Saving the Daffodils, Continuing the Story

by - March 20, 2019

We live in a transitional neighborhood where houses are regularly either being gutted and flipped or being torn down replaced with shiny new houses. There is a series of lots that have sat empty for the past year or two and in one of those lots, there was a beautiful clump of yellow daffodils. A year passed since I noticed them and all this past month I’ve eagerly awaited their return, not sure if they had already been plowed over and not remembering which lot they were actually on.

Finally, two weeks ago I spotted them just in front of an orange silt-fence next to an old tree stapled with “private property” signs. I looked up the realtor and made a phone call to inquire if I could “save the daffodils.” After a bit of back and forth about which lot I was looking at, she said it would be fine. I dug up two grocery bags of flowers, planted most of them near my mailbox and handed off a few more to my neighbor to plant in his yard. I went back a couple days later to grab a couple more stay ones for a friend.

I think I’ve shared before how I love having stories connected with plants, and these daffodils will probably be some of my favorites. The plants that have stories act as a tether from my heart to the soil and to other people. As much as I enjoy the surprise of not remembering what I’ve planted until it returns in the spring, I also enjoy the dependability of those that were acquired and planted with intention. I don’t know that I will ever be able to move out of our house for that very reason… not without leaving an abundance of holes in the ground where I’ve had to dig up my memories.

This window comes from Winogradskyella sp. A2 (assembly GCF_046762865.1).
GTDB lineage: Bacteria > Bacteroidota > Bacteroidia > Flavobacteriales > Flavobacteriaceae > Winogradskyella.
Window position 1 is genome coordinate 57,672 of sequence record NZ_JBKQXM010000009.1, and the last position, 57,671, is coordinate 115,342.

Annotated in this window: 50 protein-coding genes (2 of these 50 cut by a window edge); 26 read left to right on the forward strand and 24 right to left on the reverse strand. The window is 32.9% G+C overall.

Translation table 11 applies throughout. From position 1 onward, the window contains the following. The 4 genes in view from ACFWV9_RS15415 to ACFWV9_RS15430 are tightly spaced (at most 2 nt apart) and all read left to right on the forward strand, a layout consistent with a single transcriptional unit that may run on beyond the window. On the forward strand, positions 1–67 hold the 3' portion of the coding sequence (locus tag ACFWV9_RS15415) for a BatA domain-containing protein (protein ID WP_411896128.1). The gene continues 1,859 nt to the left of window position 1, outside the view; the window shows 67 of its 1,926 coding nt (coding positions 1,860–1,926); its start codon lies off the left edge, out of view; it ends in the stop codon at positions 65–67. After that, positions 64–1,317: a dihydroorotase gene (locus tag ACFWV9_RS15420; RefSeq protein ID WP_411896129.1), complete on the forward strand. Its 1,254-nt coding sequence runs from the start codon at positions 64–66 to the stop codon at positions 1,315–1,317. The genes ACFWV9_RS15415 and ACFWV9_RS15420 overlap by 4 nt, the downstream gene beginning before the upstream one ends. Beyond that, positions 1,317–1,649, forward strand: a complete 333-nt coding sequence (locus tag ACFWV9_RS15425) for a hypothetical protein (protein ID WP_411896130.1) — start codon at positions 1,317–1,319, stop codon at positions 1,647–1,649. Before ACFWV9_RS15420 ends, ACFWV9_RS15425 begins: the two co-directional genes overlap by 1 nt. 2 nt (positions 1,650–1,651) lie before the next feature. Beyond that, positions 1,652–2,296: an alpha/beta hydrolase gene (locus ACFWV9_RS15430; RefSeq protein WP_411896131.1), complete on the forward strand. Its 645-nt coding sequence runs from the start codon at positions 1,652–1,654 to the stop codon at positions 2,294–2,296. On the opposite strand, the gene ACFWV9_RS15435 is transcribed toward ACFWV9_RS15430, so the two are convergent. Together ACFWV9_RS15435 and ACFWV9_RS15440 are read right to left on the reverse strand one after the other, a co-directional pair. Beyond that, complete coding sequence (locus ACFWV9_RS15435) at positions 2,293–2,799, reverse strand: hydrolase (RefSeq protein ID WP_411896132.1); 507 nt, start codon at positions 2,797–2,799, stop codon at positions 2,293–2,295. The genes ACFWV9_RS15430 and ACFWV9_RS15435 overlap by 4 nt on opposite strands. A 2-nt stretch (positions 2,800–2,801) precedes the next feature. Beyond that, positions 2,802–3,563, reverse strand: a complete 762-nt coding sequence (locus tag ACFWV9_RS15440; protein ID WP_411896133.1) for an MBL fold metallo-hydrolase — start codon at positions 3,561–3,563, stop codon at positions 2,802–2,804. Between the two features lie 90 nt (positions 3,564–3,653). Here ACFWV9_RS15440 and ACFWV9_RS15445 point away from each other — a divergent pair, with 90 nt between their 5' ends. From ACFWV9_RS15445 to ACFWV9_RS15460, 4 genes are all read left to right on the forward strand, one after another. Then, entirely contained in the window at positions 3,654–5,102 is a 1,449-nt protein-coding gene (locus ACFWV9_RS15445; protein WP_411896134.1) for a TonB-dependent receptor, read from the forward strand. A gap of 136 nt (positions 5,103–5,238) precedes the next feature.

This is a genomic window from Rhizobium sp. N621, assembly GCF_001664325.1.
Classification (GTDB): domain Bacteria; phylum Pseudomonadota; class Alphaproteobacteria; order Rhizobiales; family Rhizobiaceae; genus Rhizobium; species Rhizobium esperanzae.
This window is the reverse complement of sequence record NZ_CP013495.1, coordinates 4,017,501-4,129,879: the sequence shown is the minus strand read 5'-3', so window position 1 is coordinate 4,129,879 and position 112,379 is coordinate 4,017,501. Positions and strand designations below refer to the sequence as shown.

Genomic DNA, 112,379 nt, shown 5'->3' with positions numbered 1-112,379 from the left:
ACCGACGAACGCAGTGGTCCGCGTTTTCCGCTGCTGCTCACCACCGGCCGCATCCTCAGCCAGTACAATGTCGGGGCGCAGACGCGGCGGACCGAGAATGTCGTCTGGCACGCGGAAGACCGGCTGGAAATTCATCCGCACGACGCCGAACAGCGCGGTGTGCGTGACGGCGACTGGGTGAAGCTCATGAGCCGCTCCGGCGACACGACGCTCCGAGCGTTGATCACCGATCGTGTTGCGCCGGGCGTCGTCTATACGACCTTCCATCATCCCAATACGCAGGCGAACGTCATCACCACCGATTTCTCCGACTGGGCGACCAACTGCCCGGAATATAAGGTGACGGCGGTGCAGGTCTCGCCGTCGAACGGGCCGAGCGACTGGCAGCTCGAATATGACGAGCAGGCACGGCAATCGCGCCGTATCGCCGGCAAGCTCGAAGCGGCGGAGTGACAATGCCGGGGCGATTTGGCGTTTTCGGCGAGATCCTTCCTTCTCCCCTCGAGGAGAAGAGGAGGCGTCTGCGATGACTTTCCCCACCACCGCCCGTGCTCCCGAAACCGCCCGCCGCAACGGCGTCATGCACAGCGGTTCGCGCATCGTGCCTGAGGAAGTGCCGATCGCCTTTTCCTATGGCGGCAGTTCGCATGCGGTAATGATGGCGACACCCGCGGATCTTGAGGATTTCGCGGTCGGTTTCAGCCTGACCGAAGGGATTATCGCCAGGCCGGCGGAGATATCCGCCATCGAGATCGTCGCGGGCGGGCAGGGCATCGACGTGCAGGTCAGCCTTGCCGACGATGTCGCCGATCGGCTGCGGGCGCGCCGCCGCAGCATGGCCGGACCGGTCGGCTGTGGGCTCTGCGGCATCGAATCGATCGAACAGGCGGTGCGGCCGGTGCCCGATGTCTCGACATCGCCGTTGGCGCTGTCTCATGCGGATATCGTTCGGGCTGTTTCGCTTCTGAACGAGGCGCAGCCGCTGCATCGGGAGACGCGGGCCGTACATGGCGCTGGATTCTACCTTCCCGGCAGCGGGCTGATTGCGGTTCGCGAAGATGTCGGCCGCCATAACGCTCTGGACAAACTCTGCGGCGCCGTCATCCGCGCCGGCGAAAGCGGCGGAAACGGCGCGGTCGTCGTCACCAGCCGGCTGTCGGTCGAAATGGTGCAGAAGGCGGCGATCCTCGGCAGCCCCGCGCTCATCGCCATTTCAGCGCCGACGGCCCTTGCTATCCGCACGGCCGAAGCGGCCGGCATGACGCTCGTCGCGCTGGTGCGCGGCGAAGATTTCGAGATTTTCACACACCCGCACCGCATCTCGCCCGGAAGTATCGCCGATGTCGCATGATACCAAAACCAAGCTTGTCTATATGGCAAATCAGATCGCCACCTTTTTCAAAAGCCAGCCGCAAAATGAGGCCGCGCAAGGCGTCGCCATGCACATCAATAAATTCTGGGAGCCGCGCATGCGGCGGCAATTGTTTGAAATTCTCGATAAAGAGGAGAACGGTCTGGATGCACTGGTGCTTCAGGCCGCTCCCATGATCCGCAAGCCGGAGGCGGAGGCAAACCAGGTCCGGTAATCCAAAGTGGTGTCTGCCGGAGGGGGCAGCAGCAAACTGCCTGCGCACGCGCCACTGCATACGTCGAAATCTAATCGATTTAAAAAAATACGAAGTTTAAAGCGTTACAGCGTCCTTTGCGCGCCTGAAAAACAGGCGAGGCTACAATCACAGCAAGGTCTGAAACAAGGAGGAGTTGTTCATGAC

What is a mystery to me is that our house was built in 2000, and before that, the land sat unused for many years. When we moved in in 2007, there was very little landscaping. However, as we removed pine trees a couple years later, there were some strange daffodils that looked nothing like those I was used to seeing. After searching through imagines online, I suspect the variety is "Van Sion". Old House Gardens Heirloom Bulbs has a fun write-up on the variety and it's history, and I'd say the year to year variation in its bloom seems spot on with the description. I've moved them to a new area of the yard and am excited to see them thriving, even if I'll never know the story behind them. Who planted them? Did my neighbors plant them there under the pines when the lot was empty? I will have to share some bulbs with a friend to keep the story going.

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